ATLANTA -- Dan Haren doesn't need a radar gun.
Nor does he need anyone doing statistical comparisons with him and the other members of the Nationals' rotation.
All he needs is the ball every fifth day and to be left alone.
"That was the problem. I was trying to be too much like them. I was overthrowing a little bit," said Haren (3-3), who threw a season-high eight innings in leading the Nationals to a 3-1 win over the Braves on Thursday night at Turner Field. "I had a little bit of velocity back with my fastball, but I'm not going to care about velocity any more. I'm sick of that. It just gives me problems. I'm just going to be myself out there. Whether it's 88 or 85 [mph], I know I can get people out."
On Thursday, Haren displayed the form the Nationals expected when they signed him as a free agent during the offseason while helping the club showed how deep its rotation is.
For the second consecutive night, the Nationals got eight strong innings out of their starter, earning a split of the four-game series with the Braves and putting to rest their nine straight losses to Atlanta and sub-.500 record. The Nats leave for Pittsburgh at 15-14, 2 1/2 games behind the Braves in the National League East and with some much-needed momentum.
After Jordan Zimmermann gave the Nationals what manager Davey Johnson called a blueprint on Wednesday, Haren issued a patent for his own formula for success.
"What a heck of a ballgame Haren pitched," said Johnson. "The last two nights, with Zim and Haren, low pitch counts, going late in the ballgame, very few balls hit really hard ... [Haren] was making his pitches all night."
Haren evened his record by allowing only four hits -- one of them Dan Uggla's homer in the seventh inning -- striking out four and walking only one. The veteran right-hander registered his first winning streak with the Nationals and has allowed three earned runs and 10 hits over 14 innings in his last two starts, striking out nine while walking only two. He's allowed three earned runs or fewer in each of his last five starts.
Kris Medlen (1-4), who allowed three runs on seven hits over seven innings, took the loss for Atlanta.
Haren, who went into the game with a career 7.31 ERA at Turner Field -- yet a 2-1 record -- didn't give up a hit and allowed only one baserunner over the first three innings. Then, after giving up back-to-back singles in the fourth, he retired nine straight Braves before allowing the solo homer to Uggla. The run was the first allowed by Nationals pitchers in 18 innings, going back to the fifth inning on Tuesday night.
A key for Haren was trusting his catcher, Wilson Ramos, with whom he was in sync all night.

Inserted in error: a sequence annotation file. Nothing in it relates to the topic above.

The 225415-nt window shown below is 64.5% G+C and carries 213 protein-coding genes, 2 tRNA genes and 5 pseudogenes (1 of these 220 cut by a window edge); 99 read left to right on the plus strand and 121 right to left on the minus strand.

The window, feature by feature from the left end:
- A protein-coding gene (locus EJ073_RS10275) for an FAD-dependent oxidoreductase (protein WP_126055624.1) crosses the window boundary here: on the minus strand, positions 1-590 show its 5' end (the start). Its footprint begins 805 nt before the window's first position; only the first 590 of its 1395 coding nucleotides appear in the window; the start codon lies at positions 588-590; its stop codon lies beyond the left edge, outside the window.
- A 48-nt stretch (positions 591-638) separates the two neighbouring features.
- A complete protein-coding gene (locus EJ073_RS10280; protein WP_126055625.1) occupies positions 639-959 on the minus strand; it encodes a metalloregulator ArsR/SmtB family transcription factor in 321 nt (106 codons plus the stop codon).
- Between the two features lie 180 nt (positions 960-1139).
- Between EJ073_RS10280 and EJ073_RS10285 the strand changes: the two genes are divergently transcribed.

"I went with Wilson a lot. I like to throw first-pitch fastballs just to show them and throw it for a strike," Haren said. "He called a lot of first-pitch cutters. I think he was sensing that they were going to swing, so he was setting up out there. They're such an aggressive team, I was making 0-2 pitches earlier in the count."
From there Haren needed to simply trust his stuff.
"It's what I didn't do earlier in the year. I was trying to do too much," he said. "I just backed off and pitched like myself. I didn't pile up too many strikeouts, but I didn't have many two-strike counts. They were hacking."
That hacking played into Haren's hands, keeping his pitch count down -- he threw 90 pitches, 62 for strikes, while allowing two baserunners in the same inning once (in the fourth), and didn't allow anyone other than Uggla to reach third. He even convinced Johnson to let him pitch to third baseman Chris Johnson with two out and the potential tying run on base in the eighth.
Though Drew Storen was ready, Johnson was convinced Haren could do the job and stuck with him. He was rewarded with a strikeout.
Denard Span supplied the offense, reaching base four times, going 3-for-4 with a walk. He scored the game's first run, in the first inning, then drove in the other two, slapping a two-run double the opposite way past Johnson in the second. The first-inning run ended a personal drought of 13 games in which the speedy center fielder had not scored a run.
"We scored early, and that was enough to get us a win," said Span. "Nine games in a row Atlanta had beaten us. Any time you lose to a team that many times, you might get a little frustrated. But we knew we had to come out and play our best ball and play mistake-free baseball. We knew if we did that, we could beat this team."
Third baseman Anthony Rendon had two hits for Washington, which had seven on the night.
Closer Rafael Soriano, throwing back-to-back games for the first time since April 9-11, all converted saves, recorded his ninth save throwing a scoreless ninth.
The win gave Washington a 2-0 record in May and came on a night when the Nationals may have lost right fielder Jayson Werth for a few days, as he re-aggravated his right hamstring.
Fortunately, they rediscovered another ace, in Haren.
"That's probably his best outing this year," said Span. "His last two starts have been good; that's what he's capable of doing. That's the three-time all-star Dan Haren right there."
Jon Cooper is a contributor to MLB.com. This story was not subject to the approval of Major League Baseball or its clubs.